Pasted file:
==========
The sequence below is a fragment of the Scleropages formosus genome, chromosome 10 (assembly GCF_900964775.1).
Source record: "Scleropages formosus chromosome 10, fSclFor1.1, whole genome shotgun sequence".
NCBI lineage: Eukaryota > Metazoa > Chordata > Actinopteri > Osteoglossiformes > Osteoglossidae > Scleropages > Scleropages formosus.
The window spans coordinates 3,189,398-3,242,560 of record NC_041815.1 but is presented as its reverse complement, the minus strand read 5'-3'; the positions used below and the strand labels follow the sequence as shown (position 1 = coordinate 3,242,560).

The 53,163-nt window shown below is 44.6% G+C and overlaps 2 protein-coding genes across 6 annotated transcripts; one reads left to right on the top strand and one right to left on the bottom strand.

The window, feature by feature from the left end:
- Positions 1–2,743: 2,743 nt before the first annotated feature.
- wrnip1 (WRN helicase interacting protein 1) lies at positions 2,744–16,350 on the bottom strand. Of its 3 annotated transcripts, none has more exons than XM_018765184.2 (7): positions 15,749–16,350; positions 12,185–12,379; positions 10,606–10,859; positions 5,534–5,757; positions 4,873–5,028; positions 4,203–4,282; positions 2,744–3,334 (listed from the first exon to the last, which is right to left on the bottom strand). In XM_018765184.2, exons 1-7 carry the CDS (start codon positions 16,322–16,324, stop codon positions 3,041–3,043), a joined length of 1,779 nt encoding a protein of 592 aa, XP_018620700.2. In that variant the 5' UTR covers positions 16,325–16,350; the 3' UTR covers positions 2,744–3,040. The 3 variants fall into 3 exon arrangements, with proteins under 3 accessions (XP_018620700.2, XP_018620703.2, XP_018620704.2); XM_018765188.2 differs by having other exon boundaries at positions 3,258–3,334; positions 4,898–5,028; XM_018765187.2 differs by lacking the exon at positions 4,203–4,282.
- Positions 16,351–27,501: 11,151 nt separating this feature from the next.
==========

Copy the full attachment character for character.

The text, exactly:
The sequence below is a fragment of the Scleropages formosus genome, chromosome 10 (assembly GCF_900964775.1).
Source record: "Scleropages formosus chromosome 10, fSclFor1.1, whole genome shotgun sequence".
NCBI lineage: Eukaryota > Metazoa > Chordata > Actinopteri > Osteoglossiformes > Osteoglossidae > Scleropages > Scleropages formosus.
The window spans coordinates 3,189,398-3,242,560 of record NC_041815.1 but is presented as its reverse complement, the minus strand read 5'-3'; the positions used below and the strand labels follow the sequence as shown (position 1 = coordinate 3,242,560).

The 53,163-nt window shown below is 44.6% G+C and overlaps 2 protein-coding genes across 6 annotated transcripts; one reads left to right on the top strand and one right to left on the bottom strand.

The window, feature by feature from the left end:
- Positions 1–2,743: 2,743 nt before the first annotated feature.
- wrnip1 (WRN helicase interacting protein 1) lies at positions 2,744–16,350 on the bottom strand. Of its 3 annotated transcripts, none has more exons than XM_018765184.2 (7): positions 15,749–16,350; positions 12,185–12,379; positions 10,606–10,859; positions 5,534–5,757; positions 4,873–5,028; positions 4,203–4,282; positions 2,744–3,334 (listed from the first exon to the last, which is right to left on the bottom strand). In XM_018765184.2, exons 1-7 carry the CDS (start codon positions 16,322–16,324, stop codon positions 3,041–3,043), a joined length of 1,779 nt encoding a protein of 592 aa, XP_018620700.2. In that variant the 5' UTR covers positions 16,325–16,350; the 3' UTR covers positions 2,744–3,040. The 3 variants fall into 3 exon arrangements, with proteins under 3 accessions (XP_018620700.2, XP_018620703.2, XP_018620704.2); XM_018765188.2 differs by having other exon boundaries at positions 3,258–3,334; positions 4,898–5,028; XM_018765187.2 differs by lacking the exon at positions 4,203–4,282.
- Positions 16,351–27,501: 11,151 nt separating this feature from the next.